Truro Tourist Information

Truro Cathedral

Truro Cathedral

The Plaza Cinema Truro

The Plaza Cinema Truro

Cornish capital Truro at the head of the Truro/Fal river is brimming with Georgian architecture and is home to some of Cornwall’s best art galleries and museums, and the region’s premier entertainment venue – the Hall for Cornwall. The city (feeling more like a beautiful county town) was once one of the Cornwall’s powerful stannary and financial centres – the many elegant houses around the centre are a legacy of this, built by wealthy mine owners and their descendants. Lemon Street in Truro is widely regarded as one of the finest Georgian provincial streets outside of Bath. Truro’s architectural gems aren’t just Georgian. Dominating the centre is the great Victorian Gothic revival cathedral completed in 1910 and built from Cornish granite and Bath stone.

Pick up boat trips from Truro quayside to Falmouth, St. Mawes and other locations along the Fal River. Boat trips put a wide range of attractions around the estuary within easy reach including historic Pendennis Castle and the Trelissick Gardens. Take in a film at Truro’s award-winning independent four screen cinema, the Plaza, or escape the hustle and bustle and stroll around the city’s peaceful parks and gardens including beautiful Victoria Gardens with bandstand and Waterfall Gardens alongside the River Kenwyn. The Hall For Cornwall entertainment venue right in the heart of the city centre offers a packed programme of performances ranging from opera and pantomime to ballet, comedy, music concerts and great family shows. The city also hosts numerous events including an annual Gay Pride Festival, Truro’s Continental Market, the City of Lights Festival with lights parade, and an annual half-marathon.

Truro Cathedral

Truro Cathedral

History & Cathedral

Truro was designated a city by Queen Victoria in 1877 but has a history stretching back to the 12th century when Chief Justice of England Richard Lucy built a castle here on what is now the Courts of Justice on Edward Street. Truro really started to develop in conjunction with Cornish tin and copper mining booms. Centrally placed in Cornwall and with a strategic riverside location, Truro was once an important industrial port and stannary town connected to the deep harbour facilities of Falmouth at the estuary mouth. Magnificent Georgian architecture is plentiful around the centre, particularly on Lemon Street and Walsingham Place, both of which are lined with Georgian houses and a selection of Georgian B&B guest houses. Great stannary courts, a city hall, magistrates, police offices, a skating rink and picture house once stood on the site where the Hall of Cornwall entertainment venue stands today.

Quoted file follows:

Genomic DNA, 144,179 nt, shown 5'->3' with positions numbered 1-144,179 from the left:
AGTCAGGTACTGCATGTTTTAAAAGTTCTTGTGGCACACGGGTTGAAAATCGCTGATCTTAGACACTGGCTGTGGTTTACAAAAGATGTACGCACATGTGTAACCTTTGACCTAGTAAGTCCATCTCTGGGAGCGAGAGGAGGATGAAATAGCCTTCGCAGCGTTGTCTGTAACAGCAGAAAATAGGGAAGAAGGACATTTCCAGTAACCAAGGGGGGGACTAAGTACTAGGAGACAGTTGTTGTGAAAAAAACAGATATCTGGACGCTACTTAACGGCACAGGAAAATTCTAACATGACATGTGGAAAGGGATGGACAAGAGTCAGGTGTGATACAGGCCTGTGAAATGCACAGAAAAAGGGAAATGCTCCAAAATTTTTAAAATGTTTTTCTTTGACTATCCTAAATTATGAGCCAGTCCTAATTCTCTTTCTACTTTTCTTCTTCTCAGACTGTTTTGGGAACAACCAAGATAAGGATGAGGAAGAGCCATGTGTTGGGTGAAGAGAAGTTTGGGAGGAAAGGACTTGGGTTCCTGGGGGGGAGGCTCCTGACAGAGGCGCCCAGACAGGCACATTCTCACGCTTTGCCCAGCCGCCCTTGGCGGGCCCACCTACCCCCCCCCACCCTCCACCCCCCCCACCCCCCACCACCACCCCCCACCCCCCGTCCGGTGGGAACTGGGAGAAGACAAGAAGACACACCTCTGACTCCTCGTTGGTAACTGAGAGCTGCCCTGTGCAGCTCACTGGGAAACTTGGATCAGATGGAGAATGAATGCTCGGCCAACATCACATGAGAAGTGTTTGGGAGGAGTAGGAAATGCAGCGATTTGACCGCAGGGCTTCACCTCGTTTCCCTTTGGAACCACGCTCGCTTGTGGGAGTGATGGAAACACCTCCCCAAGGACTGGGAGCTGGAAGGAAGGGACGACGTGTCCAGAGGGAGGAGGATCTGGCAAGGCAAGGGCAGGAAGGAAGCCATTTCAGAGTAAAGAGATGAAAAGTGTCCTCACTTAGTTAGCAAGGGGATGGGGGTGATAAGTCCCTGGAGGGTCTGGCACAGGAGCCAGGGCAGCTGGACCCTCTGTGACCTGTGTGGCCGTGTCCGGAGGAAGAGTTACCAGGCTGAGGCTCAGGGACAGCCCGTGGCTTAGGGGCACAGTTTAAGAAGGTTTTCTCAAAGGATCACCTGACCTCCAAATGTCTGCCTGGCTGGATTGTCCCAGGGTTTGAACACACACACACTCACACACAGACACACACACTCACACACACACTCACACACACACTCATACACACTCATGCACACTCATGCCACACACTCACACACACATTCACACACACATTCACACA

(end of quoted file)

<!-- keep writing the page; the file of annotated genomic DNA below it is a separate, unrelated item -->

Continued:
Truro Cathedral is the city’s centrepiece – an ornate and vast Gothic revival building. The cathedral’s first stones were laid by Edward VII in 1880 before he became king. The cathedral is a classic example of the Victorian’s skill in combining a medieval Gothic revival style with modern building techniques. An ice rink is usually in place across the Christmas season just behind the Cathedral and the building is free to enter, featuring a great range of themed children’s trails ideal for families including Riff Raff the Cathedral Cat Trail. A cafe/ restaurant and cathedral gift shop are both on-site, and guided tours are available.

Hall for Cornwall in Truro

Hall for Cornwall in Truro

Royal Cornwall Museum

Renowned internationally for its collection of rare minerals, the Royal Cornwall Museum in Truro is region’s centre for archaeology, social history, geology and fine art. Exhibits and collections are in a variety of areas from ethnology and natural history to fine art and geology. Fine art treasure include work by members of the Cornish Newlyn and St Ives Schools of Art as well as impressive work by Constable, Hogarth and Edward Burne-Jones. See an exceptional collection of archaeological finds from across Cornwall including finds from ancient sites like Carn Brea, particularly Neolithic flint, Iron Age and Romano British pottery and an array of Bronze Age material.

Quayside & Boat Trips

This Cornish riverside capital also has a stunning quayside at the head of the River Fal where you can pick up a variety of scenic boat trips around the estuary. Buy your Fal Mussel Card Visitor Ticket for unlimited hop on and hop off ferry, train and bus travel from and to Truro! Days out on the water include boat trips to Falmouth and St Mawes where you’ll find a choice of pretty beaches, watersports, castles and more. A great time to visit Truro is during the annual Fal River Festival in late May/ early June and the Autumn Fal River Walking Festival!

Michelle is an experienced travel writer with iknow and has travelled extensively across the UK, Spain, Portugal and the USA. When she’s not busy writing for iknow she enjoys spending time touring museums and art galleries and seeking out the best independent shops in Manchester and Leeds.